Alan Chanda abandoned his white collar job at a top international organisation in 2016 to pursue apiculture and formed his company, Dytech, his agri- business firm.
KASAMA, ZAMBIA—IN a remote village of Mpepo in the northern part of Zambia, Alan Chanda, a bee keeper wakes up at the crack of dawn and takes his buckets before heading to the hives, ready for an ainticipated honey bumper harvest.
But the beehives are almost empty.
This is his fifth year since he became a honey farmer, but business has not paid as much dividends as other years.
“We used to harvest 200 tonnes of honey annually but this year I doubt our harvest will reach half of that quantity. The COVID-19 has come with its own challenges, the honey industry in Zambia just like any other business is limping,” he said.
Mr Chanda, whose bee farm lies on a 200 hector piece of land, is not only an entrepreneur but also a graduate of civil engineering from the University of Zambia, the country’s respected institution of higher learning.
“Dytech is a Zambian agri-business which produces honey under the brand name Sweet Harvest. We work with rural communities to produce high-value honey for export to global markets,” he says.
He says his company has since developed an innovative beehive harvester called ZAMHIVE aimed at increasing honey yields from 15kilogrammes 75kilogrammes per season.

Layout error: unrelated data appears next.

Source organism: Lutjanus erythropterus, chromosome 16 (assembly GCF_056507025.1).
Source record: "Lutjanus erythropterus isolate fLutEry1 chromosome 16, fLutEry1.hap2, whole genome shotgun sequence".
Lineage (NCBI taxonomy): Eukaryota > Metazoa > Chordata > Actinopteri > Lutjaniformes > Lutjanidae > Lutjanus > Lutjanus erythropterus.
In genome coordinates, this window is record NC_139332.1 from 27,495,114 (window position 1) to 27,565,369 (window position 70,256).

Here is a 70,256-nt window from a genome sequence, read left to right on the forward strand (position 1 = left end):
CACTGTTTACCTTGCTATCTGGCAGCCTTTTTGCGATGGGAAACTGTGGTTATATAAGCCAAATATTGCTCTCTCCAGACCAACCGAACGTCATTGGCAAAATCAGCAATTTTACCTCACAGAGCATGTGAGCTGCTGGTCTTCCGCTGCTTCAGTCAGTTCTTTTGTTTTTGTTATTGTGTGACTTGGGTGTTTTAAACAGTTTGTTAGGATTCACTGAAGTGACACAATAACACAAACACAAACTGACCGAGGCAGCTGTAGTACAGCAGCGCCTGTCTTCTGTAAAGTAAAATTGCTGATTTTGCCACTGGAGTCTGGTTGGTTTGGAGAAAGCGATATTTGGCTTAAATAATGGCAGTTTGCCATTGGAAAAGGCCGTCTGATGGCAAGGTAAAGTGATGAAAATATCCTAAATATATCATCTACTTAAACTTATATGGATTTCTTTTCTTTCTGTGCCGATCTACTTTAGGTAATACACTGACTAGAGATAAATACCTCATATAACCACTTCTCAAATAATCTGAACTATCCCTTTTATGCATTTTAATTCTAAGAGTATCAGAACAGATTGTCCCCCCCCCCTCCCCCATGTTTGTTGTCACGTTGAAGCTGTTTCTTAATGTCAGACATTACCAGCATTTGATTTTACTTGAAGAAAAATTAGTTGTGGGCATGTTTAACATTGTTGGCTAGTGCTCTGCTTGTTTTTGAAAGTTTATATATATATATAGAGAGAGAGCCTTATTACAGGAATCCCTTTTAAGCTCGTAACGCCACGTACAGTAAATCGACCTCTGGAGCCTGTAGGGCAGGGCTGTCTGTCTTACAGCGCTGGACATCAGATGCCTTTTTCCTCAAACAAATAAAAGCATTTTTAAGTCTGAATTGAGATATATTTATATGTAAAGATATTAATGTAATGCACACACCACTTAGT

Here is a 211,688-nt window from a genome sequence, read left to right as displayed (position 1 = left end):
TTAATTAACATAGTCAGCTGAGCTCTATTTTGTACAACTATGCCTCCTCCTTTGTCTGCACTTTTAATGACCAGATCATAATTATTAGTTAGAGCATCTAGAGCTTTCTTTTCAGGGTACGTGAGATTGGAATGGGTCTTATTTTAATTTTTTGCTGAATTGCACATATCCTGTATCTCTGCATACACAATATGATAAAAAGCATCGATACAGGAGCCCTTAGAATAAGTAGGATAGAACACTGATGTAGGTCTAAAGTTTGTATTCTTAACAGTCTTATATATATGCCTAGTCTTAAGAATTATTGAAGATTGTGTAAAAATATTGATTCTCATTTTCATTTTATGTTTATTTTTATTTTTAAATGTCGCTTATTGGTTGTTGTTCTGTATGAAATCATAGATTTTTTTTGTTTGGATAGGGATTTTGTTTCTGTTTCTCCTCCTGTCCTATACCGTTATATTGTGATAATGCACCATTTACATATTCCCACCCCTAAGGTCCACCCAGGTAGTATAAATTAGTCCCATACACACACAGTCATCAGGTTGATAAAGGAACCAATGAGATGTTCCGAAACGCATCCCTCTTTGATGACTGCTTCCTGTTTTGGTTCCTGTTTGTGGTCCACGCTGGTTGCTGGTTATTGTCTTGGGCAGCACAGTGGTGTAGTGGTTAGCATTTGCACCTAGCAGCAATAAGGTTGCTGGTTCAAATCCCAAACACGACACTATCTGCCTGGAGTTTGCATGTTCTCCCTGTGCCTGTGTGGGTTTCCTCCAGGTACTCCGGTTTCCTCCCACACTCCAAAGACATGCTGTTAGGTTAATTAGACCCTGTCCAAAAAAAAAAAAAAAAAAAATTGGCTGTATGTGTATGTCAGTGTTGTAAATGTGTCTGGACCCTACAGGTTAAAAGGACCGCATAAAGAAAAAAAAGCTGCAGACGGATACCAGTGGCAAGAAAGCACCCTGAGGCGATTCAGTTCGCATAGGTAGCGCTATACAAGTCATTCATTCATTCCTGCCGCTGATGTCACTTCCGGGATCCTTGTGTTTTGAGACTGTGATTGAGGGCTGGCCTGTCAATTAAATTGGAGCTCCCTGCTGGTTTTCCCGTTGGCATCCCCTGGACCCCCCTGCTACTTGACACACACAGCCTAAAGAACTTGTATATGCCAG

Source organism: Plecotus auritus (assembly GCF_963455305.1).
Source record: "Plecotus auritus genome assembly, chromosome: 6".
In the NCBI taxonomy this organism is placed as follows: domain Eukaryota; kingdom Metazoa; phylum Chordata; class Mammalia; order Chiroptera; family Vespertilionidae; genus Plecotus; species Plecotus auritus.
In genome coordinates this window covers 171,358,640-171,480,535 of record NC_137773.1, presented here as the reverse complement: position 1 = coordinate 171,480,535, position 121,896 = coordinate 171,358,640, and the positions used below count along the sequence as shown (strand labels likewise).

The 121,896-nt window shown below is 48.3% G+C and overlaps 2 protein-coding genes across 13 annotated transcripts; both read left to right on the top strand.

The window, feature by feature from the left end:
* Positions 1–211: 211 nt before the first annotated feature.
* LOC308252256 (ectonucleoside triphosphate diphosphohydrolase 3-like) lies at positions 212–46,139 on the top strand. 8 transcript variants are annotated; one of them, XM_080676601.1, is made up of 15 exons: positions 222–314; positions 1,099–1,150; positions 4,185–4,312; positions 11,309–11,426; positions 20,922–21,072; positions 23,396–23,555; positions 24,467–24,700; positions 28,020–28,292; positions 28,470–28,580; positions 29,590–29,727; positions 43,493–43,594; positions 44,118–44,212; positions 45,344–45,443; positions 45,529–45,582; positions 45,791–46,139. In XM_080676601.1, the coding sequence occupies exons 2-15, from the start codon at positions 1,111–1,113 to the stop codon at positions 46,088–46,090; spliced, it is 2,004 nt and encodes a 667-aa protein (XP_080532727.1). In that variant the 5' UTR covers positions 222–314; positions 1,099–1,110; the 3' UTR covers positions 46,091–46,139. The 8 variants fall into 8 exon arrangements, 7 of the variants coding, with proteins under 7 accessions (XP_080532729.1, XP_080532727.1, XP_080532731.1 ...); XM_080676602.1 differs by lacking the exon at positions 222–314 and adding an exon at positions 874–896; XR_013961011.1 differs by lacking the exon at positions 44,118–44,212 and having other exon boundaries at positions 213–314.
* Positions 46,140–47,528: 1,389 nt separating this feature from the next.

“We have designed a commercially scalable model using our low-cost, highly-productive ZamHives made from unwanted wood waste and offcuts which produces 75kg of honey per season,” he said.
Mr Chanda continued to share the vision of Dytech and suddenly his once captivating smile slowly fades away as one of the farm assistants hands him over a face mask reminding him that COVID-19 still exists.
Asked why he suddenly wore a gloomy face, Mr Chanda narrates how his once sustainable business had slowly lost its lusture at the advent of the novel coronavirus that causes COVID-19.
Mr Chanda said that the significant devaluation of the local currency (Kwacha) against the US dollar, as well as restricted travel due to COVID 19 has greatly affected the export of honey to neighbouring countries such as Democratic Republic of Congo, Mozambique and South Africa.
“Travel restrictions and enforcing of lockdowns by some countries means there is reduced access to such markets and this has greatly affected the industry,” he says.
Chanda added that there has been an increase in the cost of honey production due to the economic impacts of the global pandemic.
Another bee keeper, Judith Sinda decried lack of capital, which has seen most farmers failing to increase production.
“It is worth noting that COVID-19 has adversely shrunk the markets and business expansion opportunities have equally been minimized,” he says
But there still lies opportunities through other by-products from honey.
The bee keepers envision production of sweets – lollipops, candy and lozenges – from pure honey as well as sweeteners for tea and coffee to be done through the out-grower schemes.